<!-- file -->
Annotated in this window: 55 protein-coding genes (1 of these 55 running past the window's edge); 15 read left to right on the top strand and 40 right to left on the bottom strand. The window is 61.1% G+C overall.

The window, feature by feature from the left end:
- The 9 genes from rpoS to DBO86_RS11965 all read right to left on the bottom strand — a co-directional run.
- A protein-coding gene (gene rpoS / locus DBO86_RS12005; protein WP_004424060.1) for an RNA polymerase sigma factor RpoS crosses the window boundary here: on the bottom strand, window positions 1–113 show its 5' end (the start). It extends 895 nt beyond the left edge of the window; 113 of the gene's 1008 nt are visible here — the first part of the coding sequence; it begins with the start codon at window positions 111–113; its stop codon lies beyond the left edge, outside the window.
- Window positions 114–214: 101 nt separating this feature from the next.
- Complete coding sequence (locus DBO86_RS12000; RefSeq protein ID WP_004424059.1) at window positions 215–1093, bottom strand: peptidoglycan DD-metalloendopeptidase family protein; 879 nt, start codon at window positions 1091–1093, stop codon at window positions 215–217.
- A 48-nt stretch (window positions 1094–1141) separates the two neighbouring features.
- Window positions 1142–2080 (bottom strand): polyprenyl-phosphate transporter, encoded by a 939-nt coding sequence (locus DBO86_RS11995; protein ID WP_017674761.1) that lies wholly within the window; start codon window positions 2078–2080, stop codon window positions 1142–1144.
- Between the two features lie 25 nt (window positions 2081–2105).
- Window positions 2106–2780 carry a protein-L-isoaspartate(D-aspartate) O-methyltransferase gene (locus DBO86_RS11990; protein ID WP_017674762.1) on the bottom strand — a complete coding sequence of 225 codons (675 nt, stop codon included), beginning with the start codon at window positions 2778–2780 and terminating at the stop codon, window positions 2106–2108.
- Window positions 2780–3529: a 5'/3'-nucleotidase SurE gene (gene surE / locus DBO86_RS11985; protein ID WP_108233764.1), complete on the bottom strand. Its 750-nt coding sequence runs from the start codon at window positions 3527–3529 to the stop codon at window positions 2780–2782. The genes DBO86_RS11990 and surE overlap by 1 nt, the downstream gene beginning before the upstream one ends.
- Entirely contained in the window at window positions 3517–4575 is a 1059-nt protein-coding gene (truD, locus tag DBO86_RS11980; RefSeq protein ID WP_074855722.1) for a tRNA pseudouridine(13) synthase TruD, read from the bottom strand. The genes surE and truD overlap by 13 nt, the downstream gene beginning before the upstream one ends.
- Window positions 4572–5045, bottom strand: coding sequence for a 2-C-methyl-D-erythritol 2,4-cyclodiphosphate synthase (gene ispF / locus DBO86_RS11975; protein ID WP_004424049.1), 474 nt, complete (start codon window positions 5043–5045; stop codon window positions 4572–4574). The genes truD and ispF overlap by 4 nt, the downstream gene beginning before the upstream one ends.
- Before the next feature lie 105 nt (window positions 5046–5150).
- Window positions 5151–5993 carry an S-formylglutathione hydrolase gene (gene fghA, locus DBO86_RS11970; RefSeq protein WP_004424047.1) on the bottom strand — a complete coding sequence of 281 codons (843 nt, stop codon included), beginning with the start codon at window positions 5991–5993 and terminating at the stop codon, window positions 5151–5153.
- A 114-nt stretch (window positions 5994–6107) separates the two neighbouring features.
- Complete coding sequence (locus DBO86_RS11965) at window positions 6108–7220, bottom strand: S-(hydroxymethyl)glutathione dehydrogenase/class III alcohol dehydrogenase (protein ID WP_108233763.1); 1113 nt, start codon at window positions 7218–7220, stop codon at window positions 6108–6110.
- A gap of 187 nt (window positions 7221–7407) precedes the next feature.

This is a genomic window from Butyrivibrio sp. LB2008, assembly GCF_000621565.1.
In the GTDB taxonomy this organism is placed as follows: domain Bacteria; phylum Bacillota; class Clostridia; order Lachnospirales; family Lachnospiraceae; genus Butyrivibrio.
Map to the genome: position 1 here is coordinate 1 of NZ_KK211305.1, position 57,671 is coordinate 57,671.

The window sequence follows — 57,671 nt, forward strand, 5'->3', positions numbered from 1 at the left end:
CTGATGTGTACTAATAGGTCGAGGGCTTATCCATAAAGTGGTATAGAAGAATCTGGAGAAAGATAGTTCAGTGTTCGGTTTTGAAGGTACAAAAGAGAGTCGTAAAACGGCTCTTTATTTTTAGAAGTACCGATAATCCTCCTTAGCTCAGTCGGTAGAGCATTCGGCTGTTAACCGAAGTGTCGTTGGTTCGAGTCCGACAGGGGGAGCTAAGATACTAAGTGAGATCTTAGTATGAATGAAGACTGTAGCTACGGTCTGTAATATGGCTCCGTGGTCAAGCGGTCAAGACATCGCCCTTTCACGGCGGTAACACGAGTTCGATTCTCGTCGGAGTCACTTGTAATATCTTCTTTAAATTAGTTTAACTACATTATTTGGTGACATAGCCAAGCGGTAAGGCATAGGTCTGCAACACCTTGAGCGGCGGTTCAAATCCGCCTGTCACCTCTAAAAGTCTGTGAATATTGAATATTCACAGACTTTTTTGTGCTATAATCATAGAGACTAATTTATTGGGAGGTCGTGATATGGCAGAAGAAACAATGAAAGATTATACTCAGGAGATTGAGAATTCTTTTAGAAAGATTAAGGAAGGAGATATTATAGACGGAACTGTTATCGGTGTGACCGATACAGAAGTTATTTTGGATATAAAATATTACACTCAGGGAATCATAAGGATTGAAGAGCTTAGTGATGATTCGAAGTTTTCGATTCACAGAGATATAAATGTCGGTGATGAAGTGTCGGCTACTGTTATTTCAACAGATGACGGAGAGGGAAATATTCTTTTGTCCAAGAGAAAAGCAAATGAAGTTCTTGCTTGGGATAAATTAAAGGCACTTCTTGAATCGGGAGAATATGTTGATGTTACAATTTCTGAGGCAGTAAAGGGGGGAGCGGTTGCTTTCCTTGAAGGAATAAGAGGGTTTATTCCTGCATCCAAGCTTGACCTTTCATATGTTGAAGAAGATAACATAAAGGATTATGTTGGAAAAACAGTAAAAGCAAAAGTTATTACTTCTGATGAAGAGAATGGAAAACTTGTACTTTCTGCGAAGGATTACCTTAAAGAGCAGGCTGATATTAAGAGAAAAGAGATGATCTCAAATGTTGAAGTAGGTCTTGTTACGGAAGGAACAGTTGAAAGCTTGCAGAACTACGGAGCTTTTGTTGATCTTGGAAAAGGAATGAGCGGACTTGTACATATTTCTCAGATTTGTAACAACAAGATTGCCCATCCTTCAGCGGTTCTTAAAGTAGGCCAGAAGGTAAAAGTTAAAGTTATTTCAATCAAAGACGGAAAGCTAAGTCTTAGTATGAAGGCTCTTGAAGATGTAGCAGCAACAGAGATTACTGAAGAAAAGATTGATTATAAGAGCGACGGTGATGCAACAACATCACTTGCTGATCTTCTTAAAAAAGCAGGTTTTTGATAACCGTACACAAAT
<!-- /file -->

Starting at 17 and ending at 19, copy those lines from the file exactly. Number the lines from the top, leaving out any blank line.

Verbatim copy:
- Complete coding sequence (locus DBO86_RS11965) at window positions 6108–7220, bottom strand: S-(hydroxymethyl)glutathione dehydrogenase/class III alcohol dehydrogenase (protein ID WP_108233763.1); 1113 nt, start codon at window positions 7218–7220, stop codon at window positions 6108–6110.
- A gap of 187 nt (window positions 7221–7407) precedes the next feature.

This is a genomic window from Butyrivibrio sp. LB2008, assembly GCF_000621565.1.